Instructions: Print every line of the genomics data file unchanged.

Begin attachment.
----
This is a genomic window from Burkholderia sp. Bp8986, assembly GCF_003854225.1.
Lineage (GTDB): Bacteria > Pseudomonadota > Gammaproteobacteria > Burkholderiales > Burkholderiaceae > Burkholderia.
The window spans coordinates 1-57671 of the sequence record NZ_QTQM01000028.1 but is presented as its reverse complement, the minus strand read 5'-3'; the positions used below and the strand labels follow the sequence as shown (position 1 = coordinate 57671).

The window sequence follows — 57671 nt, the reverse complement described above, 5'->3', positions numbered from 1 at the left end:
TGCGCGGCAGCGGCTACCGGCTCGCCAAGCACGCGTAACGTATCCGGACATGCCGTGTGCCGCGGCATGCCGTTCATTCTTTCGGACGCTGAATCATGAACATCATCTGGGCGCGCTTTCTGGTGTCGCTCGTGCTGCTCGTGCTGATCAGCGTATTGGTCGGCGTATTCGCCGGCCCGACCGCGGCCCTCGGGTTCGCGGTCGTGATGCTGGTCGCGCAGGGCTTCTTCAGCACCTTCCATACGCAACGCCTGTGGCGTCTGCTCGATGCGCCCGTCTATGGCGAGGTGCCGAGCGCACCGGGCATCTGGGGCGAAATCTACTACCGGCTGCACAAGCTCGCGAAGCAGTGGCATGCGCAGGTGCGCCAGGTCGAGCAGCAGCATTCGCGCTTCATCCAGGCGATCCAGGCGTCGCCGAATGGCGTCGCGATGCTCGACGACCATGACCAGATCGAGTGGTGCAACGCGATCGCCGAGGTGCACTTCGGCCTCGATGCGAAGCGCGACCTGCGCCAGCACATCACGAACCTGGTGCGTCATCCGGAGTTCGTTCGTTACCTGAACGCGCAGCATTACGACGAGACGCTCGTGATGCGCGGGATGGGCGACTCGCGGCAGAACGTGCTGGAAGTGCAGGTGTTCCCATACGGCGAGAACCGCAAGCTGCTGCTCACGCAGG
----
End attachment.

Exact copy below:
This is a genomic window from Burkholderia sp. Bp8986, assembly GCF_003854225.1.
Lineage (GTDB): Bacteria > Pseudomonadota > Gammaproteobacteria > Burkholderiales > Burkholderiaceae > Burkholderia.
The window spans coordinates 1-57671 of the sequence record NZ_QTQM01000028.1 but is presented as its reverse complement, the minus strand read 5'-3'; the positions used below and the strand labels follow the sequence as shown (position 1 = coordinate 57671).

The window sequence follows — 57671 nt, the reverse complement described above, 5'->3', positions numbered from 1 at the left end:
TGCGCGGCAGCGGCTACCGGCTCGCCAAGCACGCGTAACGTATCCGGACATGCCGTGTGCCGCGGCATGCCGTTCATTCTTTCGGACGCTGAATCATGAACATCATCTGGGCGCGCTTTCTGGTGTCGCTCGTGCTGCTCGTGCTGATCAGCGTATTGGTCGGCGTATTCGCCGGCCCGACCGCGGCCCTCGGGTTCGCGGTCGTGATGCTGGTCGCGCAGGGCTTCTTCAGCACCTTCCATACGCAACGCCTGTGGCGTCTGCTCGATGCGCCCGTCTATGGCGAGGTGCCGAGCGCACCGGGCATCTGGGGCGAAATCTACTACCGGCTGCACAAGCTCGCGAAGCAGTGGCATGCGCAGGTGCGCCAGGTCGAGCAGCAGCATTCGCGCTTCATCCAGGCGATCCAGGCGTCGCCGAATGGCGTCGCGATGCTCGACGACCATGACCAGATCGAGTGGTGCAACGCGATCGCCGAGGTGCACTTCGGCCTCGATGCGAAGCGCGACCTGCGCCAGCACATCACGAACCTGGTGCGTCATCCGGAGTTCGTTCGTTACCTGAACGCGCAGCATTACGACGAGACGCTCGTGATGCGCGGGATGGGCGACTCGCGGCAGAACGTGCTGGAAGTGCAGGTGTTCCCATACGGCGAGAACCGCAAGCTGCTGCTCACGCAGG